#### 1. Non-Collinear Vectors

When vectors are in the same plane but are not acting along the same line of action they are known as non-collinear vectors.

Non collinear vectors can be added using three different methods:

The general rule for adding vectors regardless of the method is still : "add vectors from tail to head". When two or more vectors are added together, the resulting vector is known as the "**resultant**".

Note that in the illustration below the resultant **V**_{T }is the sum of the vectors **V**_{1 }and **V**_{2.}**V**_{T } is drawn from the tail of the first vector (**V _{1}**) to the head of the last vector (

**V**).

_{2}#### 2. Direction of Vectors

Now let's say we place a resultant vector, **d**_{ }on a set of x-y coordinates with its tail at the origin (0,0). We want to find out its direction.

Note that **d** is in a direction other that the standard North-South-East-West directions.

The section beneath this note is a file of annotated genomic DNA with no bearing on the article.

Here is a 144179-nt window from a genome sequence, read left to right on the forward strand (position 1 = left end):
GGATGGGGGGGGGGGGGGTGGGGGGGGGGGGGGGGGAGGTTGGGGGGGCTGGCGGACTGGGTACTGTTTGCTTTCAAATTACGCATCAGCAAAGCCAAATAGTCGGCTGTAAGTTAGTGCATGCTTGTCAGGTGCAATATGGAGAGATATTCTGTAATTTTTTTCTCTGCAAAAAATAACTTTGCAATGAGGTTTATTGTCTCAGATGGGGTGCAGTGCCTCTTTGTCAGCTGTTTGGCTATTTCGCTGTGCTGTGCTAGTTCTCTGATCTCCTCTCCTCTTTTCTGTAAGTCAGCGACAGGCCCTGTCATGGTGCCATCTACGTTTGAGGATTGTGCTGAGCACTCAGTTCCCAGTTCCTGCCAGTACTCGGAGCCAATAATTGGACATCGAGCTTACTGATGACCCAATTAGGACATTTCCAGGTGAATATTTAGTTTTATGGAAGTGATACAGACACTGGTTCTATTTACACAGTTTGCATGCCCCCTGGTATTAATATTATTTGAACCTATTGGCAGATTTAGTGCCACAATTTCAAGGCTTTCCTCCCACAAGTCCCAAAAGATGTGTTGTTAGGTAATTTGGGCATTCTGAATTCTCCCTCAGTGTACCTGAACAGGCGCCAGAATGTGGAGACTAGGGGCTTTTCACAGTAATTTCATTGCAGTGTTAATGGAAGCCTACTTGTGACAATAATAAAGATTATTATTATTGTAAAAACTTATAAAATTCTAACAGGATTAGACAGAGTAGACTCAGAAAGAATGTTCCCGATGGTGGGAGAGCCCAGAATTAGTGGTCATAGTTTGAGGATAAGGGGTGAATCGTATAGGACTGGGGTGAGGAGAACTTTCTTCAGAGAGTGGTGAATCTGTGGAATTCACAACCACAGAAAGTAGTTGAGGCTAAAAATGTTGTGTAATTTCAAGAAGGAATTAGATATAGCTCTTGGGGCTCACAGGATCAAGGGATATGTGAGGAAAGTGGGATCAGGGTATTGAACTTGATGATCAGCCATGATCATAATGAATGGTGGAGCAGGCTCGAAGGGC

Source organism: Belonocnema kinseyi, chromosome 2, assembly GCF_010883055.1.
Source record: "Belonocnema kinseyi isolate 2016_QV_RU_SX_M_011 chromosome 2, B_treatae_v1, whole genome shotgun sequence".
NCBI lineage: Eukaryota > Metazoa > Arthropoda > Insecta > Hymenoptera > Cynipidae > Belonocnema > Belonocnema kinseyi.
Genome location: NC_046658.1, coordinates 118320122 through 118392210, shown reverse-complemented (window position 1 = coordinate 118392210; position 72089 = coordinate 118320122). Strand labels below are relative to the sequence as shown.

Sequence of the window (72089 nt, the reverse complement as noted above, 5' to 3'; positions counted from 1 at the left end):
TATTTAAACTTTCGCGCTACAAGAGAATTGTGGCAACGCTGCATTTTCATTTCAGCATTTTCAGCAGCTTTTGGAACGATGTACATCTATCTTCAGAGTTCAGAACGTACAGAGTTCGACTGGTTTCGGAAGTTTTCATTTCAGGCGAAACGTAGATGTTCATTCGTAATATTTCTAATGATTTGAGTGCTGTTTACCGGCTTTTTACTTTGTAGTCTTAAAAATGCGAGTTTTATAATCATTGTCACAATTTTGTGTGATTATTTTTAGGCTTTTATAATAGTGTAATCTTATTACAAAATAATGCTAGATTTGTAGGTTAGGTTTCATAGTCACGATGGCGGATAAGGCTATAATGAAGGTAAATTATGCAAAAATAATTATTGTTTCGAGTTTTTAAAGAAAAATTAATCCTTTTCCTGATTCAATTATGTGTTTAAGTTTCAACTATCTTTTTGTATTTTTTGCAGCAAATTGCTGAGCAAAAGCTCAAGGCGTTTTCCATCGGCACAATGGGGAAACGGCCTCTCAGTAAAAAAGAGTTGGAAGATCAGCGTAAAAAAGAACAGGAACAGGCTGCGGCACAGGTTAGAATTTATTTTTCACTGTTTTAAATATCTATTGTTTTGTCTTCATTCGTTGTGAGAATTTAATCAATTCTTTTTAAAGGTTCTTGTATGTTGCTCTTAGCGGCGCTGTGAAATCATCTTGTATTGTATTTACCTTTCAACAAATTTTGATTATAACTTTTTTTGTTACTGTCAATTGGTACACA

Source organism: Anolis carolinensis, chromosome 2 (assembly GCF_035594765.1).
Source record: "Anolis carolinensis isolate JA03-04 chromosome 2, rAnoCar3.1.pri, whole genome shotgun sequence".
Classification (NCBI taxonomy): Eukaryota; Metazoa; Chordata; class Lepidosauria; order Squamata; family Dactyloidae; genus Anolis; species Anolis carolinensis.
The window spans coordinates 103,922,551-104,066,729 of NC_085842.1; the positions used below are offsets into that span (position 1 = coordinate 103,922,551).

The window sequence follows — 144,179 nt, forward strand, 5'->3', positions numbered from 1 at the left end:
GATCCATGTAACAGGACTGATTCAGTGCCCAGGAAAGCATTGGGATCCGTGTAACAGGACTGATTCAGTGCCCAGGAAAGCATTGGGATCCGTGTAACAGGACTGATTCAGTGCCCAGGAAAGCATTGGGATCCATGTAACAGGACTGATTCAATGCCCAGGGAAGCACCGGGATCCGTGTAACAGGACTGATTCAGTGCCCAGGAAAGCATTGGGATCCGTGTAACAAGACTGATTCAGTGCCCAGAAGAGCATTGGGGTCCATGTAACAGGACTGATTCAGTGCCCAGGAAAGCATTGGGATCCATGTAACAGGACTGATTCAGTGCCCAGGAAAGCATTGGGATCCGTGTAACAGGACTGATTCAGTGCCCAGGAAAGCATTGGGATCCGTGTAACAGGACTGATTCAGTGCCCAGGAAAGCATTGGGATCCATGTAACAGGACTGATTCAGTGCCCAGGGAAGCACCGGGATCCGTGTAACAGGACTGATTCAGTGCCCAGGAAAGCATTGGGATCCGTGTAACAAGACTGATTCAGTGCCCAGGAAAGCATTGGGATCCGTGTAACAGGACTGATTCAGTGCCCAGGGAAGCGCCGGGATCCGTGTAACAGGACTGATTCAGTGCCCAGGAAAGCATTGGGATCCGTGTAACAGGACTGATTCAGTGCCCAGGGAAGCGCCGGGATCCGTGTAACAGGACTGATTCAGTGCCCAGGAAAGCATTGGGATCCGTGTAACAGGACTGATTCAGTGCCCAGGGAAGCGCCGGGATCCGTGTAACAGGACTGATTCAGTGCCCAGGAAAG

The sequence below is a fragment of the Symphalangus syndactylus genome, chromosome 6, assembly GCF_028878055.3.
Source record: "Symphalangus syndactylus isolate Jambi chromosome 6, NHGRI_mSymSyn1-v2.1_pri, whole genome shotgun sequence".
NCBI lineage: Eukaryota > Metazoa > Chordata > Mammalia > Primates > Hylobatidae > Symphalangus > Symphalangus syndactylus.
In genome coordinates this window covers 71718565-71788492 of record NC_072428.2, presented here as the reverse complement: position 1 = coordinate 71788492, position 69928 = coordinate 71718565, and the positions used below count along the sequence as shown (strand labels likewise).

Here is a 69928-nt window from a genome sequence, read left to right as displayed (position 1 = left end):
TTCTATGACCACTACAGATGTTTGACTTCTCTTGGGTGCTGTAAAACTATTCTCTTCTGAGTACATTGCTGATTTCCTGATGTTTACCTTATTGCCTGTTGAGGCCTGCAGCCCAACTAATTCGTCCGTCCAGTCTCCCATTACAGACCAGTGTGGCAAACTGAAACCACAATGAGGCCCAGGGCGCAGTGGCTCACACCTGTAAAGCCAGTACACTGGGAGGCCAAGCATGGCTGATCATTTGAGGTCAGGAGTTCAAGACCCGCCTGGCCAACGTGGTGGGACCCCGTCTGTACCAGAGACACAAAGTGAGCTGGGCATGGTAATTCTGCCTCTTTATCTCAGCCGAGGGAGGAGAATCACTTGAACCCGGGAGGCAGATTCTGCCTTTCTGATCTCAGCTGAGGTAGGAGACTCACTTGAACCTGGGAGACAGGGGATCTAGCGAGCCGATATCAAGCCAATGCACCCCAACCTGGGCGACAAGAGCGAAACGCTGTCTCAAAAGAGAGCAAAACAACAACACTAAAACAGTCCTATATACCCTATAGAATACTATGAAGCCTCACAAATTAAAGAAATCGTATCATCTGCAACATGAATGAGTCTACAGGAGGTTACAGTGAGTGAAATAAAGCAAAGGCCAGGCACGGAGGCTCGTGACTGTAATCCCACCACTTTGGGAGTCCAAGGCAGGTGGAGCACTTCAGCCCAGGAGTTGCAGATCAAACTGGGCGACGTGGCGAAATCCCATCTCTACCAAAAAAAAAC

We use the the compass (or nautical directional system) to express its direction.

The diagram above demonstrates how to report the direction of a vector using a standard format.

This vector is found 60^{0} East of North (or 30^{0 }North of East) and has a magnitude of 10 m. We can draw this vector using a protractor and a ruler.

Our starting point is the Y-axis and we move 60^{0} from the North position towards the East position (the X-axis).

The standard notation to report the magnitude and direction of vector **d **is:

**d** = 10 m [N60^{0}E].

Note: we can also say that **d** = 10 m [E30^{0}N].